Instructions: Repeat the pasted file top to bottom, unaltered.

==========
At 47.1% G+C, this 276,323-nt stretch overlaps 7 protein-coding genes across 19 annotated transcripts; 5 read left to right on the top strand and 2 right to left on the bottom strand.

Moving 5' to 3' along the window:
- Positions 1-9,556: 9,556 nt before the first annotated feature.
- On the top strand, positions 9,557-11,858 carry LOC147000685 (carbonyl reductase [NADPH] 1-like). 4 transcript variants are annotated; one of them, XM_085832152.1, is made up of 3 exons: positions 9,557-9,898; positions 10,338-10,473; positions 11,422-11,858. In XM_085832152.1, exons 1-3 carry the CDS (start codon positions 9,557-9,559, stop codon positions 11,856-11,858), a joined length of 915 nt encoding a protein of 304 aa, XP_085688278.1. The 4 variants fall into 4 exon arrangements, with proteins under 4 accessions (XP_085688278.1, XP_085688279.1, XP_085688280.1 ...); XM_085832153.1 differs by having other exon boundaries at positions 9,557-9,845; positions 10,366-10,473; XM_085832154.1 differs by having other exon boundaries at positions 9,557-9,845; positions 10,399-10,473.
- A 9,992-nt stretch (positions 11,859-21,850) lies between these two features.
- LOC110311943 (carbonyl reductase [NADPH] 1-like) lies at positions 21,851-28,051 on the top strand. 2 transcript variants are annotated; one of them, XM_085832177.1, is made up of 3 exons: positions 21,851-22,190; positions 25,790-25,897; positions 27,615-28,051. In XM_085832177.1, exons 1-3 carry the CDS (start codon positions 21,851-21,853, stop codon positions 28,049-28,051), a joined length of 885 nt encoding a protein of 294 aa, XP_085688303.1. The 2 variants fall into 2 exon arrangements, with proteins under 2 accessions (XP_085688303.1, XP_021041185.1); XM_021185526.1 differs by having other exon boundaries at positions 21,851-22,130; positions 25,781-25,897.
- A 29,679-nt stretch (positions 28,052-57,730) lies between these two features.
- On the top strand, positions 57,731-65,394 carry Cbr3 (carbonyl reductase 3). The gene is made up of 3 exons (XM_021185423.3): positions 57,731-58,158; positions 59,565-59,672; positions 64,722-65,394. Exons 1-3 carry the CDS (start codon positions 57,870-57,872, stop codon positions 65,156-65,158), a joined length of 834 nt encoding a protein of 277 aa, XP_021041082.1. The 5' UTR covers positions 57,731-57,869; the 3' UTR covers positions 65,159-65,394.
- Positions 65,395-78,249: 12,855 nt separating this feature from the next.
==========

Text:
At 47.1% G+C, this 276,323-nt stretch overlaps 7 protein-coding genes across 19 annotated transcripts; 5 read left to right on the top strand and 2 right to left on the bottom strand.

Moving 5' to 3' along the window:
- Positions 1-9,556: 9,556 nt before the first annotated feature.
- On the top strand, positions 9,557-11,858 carry LOC147000685 (carbonyl reductase [NADPH] 1-like). 4 transcript variants are annotated; one of them, XM_085832152.1, is made up of 3 exons: positions 9,557-9,898; positions 10,338-10,473; positions 11,422-11,858. In XM_085832152.1, exons 1-3 carry the CDS (start codon positions 9,557-9,559, stop codon positions 11,856-11,858), a joined length of 915 nt encoding a protein of 304 aa, XP_085688278.1. The 4 variants fall into 4 exon arrangements, with proteins under 4 accessions (XP_085688278.1, XP_085688279.1, XP_085688280.1 ...); XM_085832153.1 differs by having other exon boundaries at positions 9,557-9,845; positions 10,366-10,473; XM_085832154.1 differs by having other exon boundaries at positions 9,557-9,845; positions 10,399-10,473.
- A 9,992-nt stretch (positions 11,859-21,850) lies between these two features.
- LOC110311943 (carbonyl reductase [NADPH] 1-like) lies at positions 21,851-28,051 on the top strand. 2 transcript variants are annotated; one of them, XM_085832177.1, is made up of 3 exons: positions 21,851-22,190; positions 25,790-25,897; positions 27,615-28,051. In XM_085832177.1, exons 1-3 carry the CDS (start codon positions 21,851-21,853, stop codon positions 28,049-28,051), a joined length of 885 nt encoding a protein of 294 aa, XP_085688303.1. The 2 variants fall into 2 exon arrangements, with proteins under 2 accessions (XP_085688303.1, XP_021041185.1); XM_021185526.1 differs by having other exon boundaries at positions 21,851-22,130; positions 25,781-25,897.
- A 29,679-nt stretch (positions 28,052-57,730) lies between these two features.
- On the top strand, positions 57,731-65,394 carry Cbr3 (carbonyl reductase 3). The gene is made up of 3 exons (XM_021185423.3): positions 57,731-58,158; positions 59,565-59,672; positions 64,722-65,394. Exons 1-3 carry the CDS (start codon positions 57,870-57,872, stop codon positions 65,156-65,158), a joined length of 834 nt encoding a protein of 277 aa, XP_021041082.1. The 5' UTR covers positions 57,731-57,869; the 3' UTR covers positions 65,159-65,394.
- Positions 65,395-78,249: 12,855 nt separating this feature from the next.